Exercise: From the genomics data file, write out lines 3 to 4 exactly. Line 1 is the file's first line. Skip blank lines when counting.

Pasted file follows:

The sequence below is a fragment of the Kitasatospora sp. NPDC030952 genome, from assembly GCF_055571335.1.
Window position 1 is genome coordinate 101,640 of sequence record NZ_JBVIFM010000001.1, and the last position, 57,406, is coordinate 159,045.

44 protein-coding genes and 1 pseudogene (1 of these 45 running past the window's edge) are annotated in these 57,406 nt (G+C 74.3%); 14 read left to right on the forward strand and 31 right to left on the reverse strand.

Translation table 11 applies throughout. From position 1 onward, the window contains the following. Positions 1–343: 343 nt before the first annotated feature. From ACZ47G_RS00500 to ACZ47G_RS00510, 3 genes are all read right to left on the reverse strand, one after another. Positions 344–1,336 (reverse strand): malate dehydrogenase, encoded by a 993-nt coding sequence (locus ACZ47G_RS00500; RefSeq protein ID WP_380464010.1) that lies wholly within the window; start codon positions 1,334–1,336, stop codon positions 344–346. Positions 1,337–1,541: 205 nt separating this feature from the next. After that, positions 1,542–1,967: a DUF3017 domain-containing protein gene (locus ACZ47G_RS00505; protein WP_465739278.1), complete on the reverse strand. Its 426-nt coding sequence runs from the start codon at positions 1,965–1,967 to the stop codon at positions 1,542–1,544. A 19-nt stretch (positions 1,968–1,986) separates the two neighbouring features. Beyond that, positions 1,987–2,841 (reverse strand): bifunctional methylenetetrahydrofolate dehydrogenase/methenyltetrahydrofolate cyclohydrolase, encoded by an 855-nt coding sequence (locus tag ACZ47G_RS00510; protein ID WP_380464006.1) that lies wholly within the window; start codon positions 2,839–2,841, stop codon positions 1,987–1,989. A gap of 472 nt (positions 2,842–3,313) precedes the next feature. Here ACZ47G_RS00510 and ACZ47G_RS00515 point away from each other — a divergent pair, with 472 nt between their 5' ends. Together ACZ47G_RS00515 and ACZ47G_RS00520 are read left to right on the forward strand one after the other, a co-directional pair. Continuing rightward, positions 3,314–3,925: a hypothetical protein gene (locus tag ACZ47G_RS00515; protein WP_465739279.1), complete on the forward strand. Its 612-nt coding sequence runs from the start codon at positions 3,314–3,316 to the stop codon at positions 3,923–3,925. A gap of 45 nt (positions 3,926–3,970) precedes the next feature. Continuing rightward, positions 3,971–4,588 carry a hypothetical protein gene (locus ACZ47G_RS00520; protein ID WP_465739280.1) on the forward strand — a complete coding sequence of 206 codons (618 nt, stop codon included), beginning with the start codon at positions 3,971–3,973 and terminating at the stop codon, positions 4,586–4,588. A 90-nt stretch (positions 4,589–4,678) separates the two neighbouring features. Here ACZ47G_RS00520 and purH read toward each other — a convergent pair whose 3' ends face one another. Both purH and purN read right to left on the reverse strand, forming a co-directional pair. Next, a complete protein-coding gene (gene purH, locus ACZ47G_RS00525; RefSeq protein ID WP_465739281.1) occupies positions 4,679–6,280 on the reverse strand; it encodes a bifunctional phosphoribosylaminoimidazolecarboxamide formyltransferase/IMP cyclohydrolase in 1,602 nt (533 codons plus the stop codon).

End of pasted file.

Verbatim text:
44 protein-coding genes and 1 pseudogene (1 of these 45 running past the window's edge) are annotated in these 57,406 nt (G+C 74.3%); 14 read left to right on the forward strand and 31 right to left on the reverse strand.

Translation table 11 applies throughout. From position 1 onward, the window contains the following. Positions 1–343: 343 nt before the first annotated feature. From ACZ47G_RS00500 to ACZ47G_RS00510, 3 genes are all read right to left on the reverse strand, one after another. Positions 344–1,336 (reverse strand): malate dehydrogenase, encoded by a 993-nt coding sequence (locus ACZ47G_RS00500; RefSeq protein ID WP_380464010.1) that lies wholly within the window; start codon positions 1,334–1,336, stop codon positions 344–346. Positions 1,337–1,541: 205 nt separating this feature from the next. After that, positions 1,542–1,967: a DUF3017 domain-containing protein gene (locus ACZ47G_RS00505; protein WP_465739278.1), complete on the reverse strand. Its 426-nt coding sequence runs from the start codon at positions 1,965–1,967 to the stop codon at positions 1,542–1,544. A 19-nt stretch (positions 1,968–1,986) separates the two neighbouring features. Beyond that, positions 1,987–2,841 (reverse strand): bifunctional methylenetetrahydrofolate dehydrogenase/methenyltetrahydrofolate cyclohydrolase, encoded by an 855-nt coding sequence (locus tag ACZ47G_RS00510; protein ID WP_380464006.1) that lies wholly within the window; start codon positions 2,839–2,841, stop codon positions 1,987–1,989. A gap of 472 nt (positions 2,842–3,313) precedes the next feature. Here ACZ47G_RS00510 and ACZ47G_RS00515 point away from each other — a divergent pair, with 472 nt between their 5' ends. Together ACZ47G_RS00515 and ACZ47G_RS00520 are read left to right on the forward strand one after the other, a co-directional pair. Continuing rightward, positions 3,314–3,925: a hypothetical protein gene (locus tag ACZ47G_RS00515; protein WP_465739279.1), complete on the forward strand. Its 612-nt coding sequence runs from the start codon at positions 3,314–3,316 to the stop codon at positions 3,923–3,925. A gap of 45 nt (positions 3,926–3,970) precedes the next feature. Continuing rightward, positions 3,971–4,588 carry a hypothetical protein gene (locus ACZ47G_RS00520; protein ID WP_465739280.1) on the forward strand — a complete coding sequence of 206 codons (618 nt, stop codon included), beginning with the start codon at positions 3,971–3,973 and terminating at the stop codon, positions 4,586–4,588. A 90-nt stretch (positions 4,589–4,678) separates the two neighbouring features. Here ACZ47G_RS00520 and purH read toward each other — a convergent pair whose 3' ends face one another. Both purH and purN read right to left on the reverse strand, forming a co-directional pair. Next, a complete protein-coding gene (gene purH, locus ACZ47G_RS00525; RefSeq protein ID WP_465739281.1) occupies positions 4,679–6,280 on the reverse strand; it encodes a bifunctional phosphoribosylaminoimidazolecarboxamide formyltransferase/IMP cyclohydrolase in 1,602 nt (533 codons plus the stop codon).